Maltese House Training
Housebreaking your Maltese may seem overwhelming. However, by following the rules of nature and remaining consistent, this does not need to be a stressful task. The Maltese is a very intelligent breed.
A dog can become fully housebroken within a month or so. The time that it takes will depend greatly on the routine that the owner follows. You may have heard this before, however we cannot stress enough the important of consistency.... A Maltese will learn house training so much faster when they are shown the same method each day...each time.
When a puppy is shown 2 different methods... or if 2 people in the household differ in how they house train a Maltese, there will be issues. One must remember that the puppy is has zero idea what you expect.
All they know is what they learned when they were with their mother and litter-mates when they were at the breeders. It is the owner's job to lovingly show the puppy what is expected and where to go....What is acceptable and what is not.
A few things to keep in mind for Housebreaking a Maltese:
Maltese puppies under the age of 12 weeks have no control over their bladder. An owner will need to bring their dog outside or lead them to a litter box or a piddle pad a minimum of 6 times per day. The puppy should be taken out:
Puppies can only do what nature allows them to do. A puppy can only hold it's needs for a certain amount of time. A general guideline is that a 5 month old Maltese puppy can wait about 5 hours and a 6 month old Maltese can hold on for about 6 hours and so on. However, the longest amount of time a dog can be expected to hold their urine or bowel movements is 8 hours. To expect more than that is to go against Mother Nature.
- When waking up - from naps and after their nighttime sleep
- After each meal (3 times per day)
- Every hour that equals their age. For example, a 3 month old will need to be taken out every 3 hours (if they have not been taken out for these other reasons)
- Before bedtime
50% of dog owners swear by the crate method, 50% do not want a crate near their home! While any of our house training methods work, it is a personal decision if you wish to use the crate. Many dogs learn to love their crate; it is a place for them to retreat to.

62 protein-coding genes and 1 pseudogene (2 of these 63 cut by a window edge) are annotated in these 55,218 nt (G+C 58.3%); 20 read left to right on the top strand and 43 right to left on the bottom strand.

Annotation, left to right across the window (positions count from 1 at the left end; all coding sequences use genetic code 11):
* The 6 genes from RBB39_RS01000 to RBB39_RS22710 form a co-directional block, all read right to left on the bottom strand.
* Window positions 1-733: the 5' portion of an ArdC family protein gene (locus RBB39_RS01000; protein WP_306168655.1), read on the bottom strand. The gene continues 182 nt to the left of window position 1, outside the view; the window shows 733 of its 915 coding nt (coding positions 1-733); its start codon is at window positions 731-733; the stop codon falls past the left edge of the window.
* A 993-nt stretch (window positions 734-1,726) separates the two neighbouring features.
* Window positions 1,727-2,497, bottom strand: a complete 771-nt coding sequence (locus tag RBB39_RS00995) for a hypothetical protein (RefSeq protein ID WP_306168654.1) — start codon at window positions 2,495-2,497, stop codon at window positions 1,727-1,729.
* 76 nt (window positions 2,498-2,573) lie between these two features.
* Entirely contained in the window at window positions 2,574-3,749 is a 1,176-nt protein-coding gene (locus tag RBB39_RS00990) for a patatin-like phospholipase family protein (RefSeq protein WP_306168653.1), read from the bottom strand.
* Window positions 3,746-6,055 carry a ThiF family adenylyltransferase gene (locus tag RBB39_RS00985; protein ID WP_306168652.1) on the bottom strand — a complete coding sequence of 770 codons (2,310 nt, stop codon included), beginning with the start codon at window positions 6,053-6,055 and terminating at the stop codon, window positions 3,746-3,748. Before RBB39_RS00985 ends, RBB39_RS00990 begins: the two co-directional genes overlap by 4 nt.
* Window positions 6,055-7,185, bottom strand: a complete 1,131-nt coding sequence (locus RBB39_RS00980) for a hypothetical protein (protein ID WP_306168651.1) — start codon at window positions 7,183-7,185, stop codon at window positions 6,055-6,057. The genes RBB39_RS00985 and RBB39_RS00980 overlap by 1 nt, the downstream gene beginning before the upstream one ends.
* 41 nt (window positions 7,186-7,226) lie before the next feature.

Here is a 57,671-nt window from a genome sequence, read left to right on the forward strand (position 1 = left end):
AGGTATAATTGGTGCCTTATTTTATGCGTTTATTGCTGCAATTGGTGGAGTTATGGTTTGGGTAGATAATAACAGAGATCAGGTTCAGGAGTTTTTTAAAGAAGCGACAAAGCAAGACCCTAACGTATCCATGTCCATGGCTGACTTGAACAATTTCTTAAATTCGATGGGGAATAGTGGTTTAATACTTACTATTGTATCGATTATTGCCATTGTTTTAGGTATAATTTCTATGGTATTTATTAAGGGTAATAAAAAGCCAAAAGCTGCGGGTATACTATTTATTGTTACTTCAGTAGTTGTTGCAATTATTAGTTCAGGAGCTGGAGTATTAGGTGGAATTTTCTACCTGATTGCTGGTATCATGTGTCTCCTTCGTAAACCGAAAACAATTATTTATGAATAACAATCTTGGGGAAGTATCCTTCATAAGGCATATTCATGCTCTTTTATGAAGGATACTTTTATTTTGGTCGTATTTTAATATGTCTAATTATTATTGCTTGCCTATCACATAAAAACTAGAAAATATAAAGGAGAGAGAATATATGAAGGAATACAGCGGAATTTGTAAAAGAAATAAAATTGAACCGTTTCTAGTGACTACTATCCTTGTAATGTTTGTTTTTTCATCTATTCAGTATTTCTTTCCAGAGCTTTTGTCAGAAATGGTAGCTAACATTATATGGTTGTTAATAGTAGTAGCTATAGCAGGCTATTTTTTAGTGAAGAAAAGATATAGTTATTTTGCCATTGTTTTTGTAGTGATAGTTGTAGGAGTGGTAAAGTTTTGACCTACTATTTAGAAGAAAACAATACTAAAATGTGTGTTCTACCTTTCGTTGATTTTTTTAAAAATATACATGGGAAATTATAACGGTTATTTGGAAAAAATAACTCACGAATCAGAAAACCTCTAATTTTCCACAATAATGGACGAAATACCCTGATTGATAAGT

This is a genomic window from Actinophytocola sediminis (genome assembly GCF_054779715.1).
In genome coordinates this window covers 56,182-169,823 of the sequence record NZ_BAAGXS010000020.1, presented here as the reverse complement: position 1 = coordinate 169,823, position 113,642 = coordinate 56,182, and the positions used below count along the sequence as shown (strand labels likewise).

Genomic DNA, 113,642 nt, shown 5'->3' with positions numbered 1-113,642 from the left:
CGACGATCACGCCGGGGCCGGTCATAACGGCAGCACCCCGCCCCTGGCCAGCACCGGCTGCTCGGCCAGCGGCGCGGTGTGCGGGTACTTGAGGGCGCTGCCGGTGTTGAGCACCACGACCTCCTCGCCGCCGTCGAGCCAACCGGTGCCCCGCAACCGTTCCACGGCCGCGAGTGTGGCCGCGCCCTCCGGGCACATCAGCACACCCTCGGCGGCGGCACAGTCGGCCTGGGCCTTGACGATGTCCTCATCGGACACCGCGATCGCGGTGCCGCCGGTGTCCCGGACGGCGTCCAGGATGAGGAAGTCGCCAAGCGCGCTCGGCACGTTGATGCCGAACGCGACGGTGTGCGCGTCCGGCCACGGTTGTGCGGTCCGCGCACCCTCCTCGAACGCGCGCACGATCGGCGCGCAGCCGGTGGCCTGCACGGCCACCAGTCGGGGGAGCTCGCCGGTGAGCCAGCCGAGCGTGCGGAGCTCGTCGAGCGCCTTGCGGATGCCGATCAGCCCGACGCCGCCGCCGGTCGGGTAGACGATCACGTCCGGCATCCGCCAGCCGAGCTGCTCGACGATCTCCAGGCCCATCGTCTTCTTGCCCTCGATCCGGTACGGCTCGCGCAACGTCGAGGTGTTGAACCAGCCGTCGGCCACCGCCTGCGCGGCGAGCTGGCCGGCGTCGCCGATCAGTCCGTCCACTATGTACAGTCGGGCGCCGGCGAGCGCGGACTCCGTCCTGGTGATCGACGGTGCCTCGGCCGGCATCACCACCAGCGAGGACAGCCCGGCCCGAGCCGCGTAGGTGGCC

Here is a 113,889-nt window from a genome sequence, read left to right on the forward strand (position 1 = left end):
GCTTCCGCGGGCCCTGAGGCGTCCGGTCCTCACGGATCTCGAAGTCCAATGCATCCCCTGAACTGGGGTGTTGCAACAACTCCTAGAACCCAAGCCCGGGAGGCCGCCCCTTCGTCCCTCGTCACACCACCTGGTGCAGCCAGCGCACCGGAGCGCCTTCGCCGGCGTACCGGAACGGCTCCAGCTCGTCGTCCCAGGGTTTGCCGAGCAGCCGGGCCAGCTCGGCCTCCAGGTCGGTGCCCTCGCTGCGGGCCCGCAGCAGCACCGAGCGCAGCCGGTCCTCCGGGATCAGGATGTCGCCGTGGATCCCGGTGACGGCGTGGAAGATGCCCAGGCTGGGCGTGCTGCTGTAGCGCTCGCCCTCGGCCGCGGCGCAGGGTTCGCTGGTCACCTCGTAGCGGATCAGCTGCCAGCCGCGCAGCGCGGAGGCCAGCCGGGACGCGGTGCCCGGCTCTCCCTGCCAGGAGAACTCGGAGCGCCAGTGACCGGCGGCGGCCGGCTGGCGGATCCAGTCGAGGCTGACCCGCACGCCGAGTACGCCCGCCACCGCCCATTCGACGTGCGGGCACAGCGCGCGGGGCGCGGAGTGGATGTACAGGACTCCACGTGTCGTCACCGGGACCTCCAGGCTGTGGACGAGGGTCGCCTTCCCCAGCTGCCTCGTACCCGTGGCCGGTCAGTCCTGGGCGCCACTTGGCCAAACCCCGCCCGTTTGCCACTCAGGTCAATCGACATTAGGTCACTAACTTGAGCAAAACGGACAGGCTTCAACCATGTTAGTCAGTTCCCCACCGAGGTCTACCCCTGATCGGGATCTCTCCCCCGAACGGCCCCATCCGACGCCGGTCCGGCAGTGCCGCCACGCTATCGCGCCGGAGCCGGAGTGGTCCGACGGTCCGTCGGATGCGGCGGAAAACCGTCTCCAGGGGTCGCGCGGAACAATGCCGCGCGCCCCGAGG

Crates should always be used as a temporary method in regard to training. Once a dog learns how to hold their needs and "tell" you that they need to go outside, the crate should be given to another puppy owner. A Maltese, once trained, should never be left in their crate.
The basic crate training works as such: The puppy is placed into the crate and taken out the minimum of 6 times per day. The crate serves as a method of "watching" the puppy and keeping him or her confined so that the dog does not have accidents all over the house. A crate must be large enough for the dog to stand and turn around; smaller crates that do not allow this movement qualify as neglect.
Umbilical Cord Method
Since puppies tend to bounce around from room to room, this method is an easy way to stay close to your Maltese. You simply attach the end of their leash to your belt loop. As soon as the dog makes a motion implying that they are going to eliminate, you would bring them outside or to their litter box or piddle pad.
Outside, Litter Box or Piddle Pad?
While many dog owners bring their canine family members outside to "use the bathroom", smaller breeds dogs such as the Maltese can be trained to use a litter box. This is fast becoming a popular and well accepted method for a dog to eliminate. Training is quite simple, as the dog only needs to be led to the litter box instead of an area outside the home. While an owner does need to keep the box clean, this can be a very handy way to have your dog take care of business!
Piddle pads are becoming popular as well. Once the dog uses one, it is disposed of and a new one placed down. One of the benefits of having a small breed dog is the option of inside housetraining; especially if you live in an area with unpredictable weather.
If you do bring your Maltese outside, it is important to choose one area in the yard for your dog's needs. At the same time, within that area, your dog must be given the opportunity to choose "just the right spot". Sometimes owners become frustrated with housetraining but this can be fixed by allowing their dog to take their time.
Training will work best if you keep them on a 6 to 9 foot leash and allow them to use that room to search out a spot. Some dogs need up to 15 minutes. If your Maltese does not go to the bathroom within 5 minutes and you bring them back inside, this will confuse the dog and will most likely lead to your pet having an "accident" in the house. But without being given enough time to find their spot that feels just right to them, it is not the dog's fault for having the "accident".